When Floridians hear about post-traumatic stress disorder, many think of military service members who have been exposed to explosions and gun fights. While these individuals certainly may develop the condition, they are not the only people who can be affected by PTSD. PTSD suffers can experience a wide-array of symptoms, and the results can have a drastic impact on their day-to-day lives. For some, the condition is disabling, making it impossible for them to find and hold employment. This, in turn, can lead to financial instability.
But how common is PTSD? First it is important to recognize the causes of PTSD. This medical condition takes hold in individuals who have experienced trauma. This is those individuals who have been in shocking and frightening condition where they may have feared for their life or the lives of others. It is estimated that 60 percent of all men and 50 percent of all women experience traumatizing events in their lifetime. Though a majority of the population experiences trauma, the number of PTSD sufferers are much smaller. Estimates put PTSD suffers at seven or eight percent of the population, which is still significant, as that equates to about 8 million people.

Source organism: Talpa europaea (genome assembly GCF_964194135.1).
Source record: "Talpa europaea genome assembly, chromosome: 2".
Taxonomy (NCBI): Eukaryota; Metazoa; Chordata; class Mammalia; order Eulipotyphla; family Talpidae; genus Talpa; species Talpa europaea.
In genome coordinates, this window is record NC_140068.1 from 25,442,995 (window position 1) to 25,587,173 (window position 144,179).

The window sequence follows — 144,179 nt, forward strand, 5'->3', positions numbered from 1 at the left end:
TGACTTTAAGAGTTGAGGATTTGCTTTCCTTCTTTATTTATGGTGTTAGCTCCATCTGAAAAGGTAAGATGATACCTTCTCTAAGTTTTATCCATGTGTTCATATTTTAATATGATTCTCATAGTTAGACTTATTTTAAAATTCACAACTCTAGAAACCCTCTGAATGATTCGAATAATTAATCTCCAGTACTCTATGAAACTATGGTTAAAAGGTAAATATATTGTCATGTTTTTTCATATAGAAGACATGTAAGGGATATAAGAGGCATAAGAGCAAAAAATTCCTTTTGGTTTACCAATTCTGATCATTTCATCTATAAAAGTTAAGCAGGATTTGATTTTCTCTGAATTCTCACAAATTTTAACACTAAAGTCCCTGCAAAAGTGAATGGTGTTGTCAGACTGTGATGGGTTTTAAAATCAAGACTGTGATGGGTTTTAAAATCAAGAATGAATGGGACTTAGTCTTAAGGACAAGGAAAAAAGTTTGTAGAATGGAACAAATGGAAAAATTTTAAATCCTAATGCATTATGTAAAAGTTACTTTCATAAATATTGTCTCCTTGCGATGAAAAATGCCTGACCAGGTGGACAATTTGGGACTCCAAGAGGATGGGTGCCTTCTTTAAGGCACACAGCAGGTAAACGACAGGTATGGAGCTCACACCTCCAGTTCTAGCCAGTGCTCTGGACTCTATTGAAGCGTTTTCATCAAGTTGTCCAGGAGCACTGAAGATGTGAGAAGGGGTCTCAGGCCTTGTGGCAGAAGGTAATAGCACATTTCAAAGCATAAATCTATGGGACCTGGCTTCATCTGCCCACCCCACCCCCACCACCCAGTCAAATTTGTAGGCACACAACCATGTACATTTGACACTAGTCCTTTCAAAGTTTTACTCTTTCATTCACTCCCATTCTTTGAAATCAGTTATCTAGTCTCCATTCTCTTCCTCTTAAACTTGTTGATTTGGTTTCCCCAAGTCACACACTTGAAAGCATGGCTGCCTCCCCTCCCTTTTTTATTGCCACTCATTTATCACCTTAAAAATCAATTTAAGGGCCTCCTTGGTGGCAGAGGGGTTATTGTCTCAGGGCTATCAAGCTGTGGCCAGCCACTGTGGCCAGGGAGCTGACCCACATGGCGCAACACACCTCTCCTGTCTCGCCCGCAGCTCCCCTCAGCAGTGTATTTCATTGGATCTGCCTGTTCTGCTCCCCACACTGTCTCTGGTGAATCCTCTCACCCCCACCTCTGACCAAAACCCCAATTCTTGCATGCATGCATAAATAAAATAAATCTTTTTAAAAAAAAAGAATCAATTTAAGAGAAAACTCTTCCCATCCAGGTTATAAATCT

Those who find their everyday lives affected by PTSD need to carefully consider what they can do to find stability in their lives. This most likely includes medical treatment in some form, but it also means finding financial resources. Fortunately, PTSD is recognized by Social Security disability, meaning that benefits may be available to PTSD suffers who file a successful SSD benefits claim.
However, succeeding on a SSD claim requires thoroughness, diligence, and preparation. Failing to do so could lead to a claim denial. Though an individual can appeal a claim denial, this can take a long time. Therefore, these individual should do everything they can to put forth a strong claim the first time around. An experienced attorney may be able to provide a PTSD sufferer with much needed guidance when filing or appealing a claim.
Source: U.S. Department of Veterans Affairs, “How Common is PTSD?” accessed on Sep. 26, 2016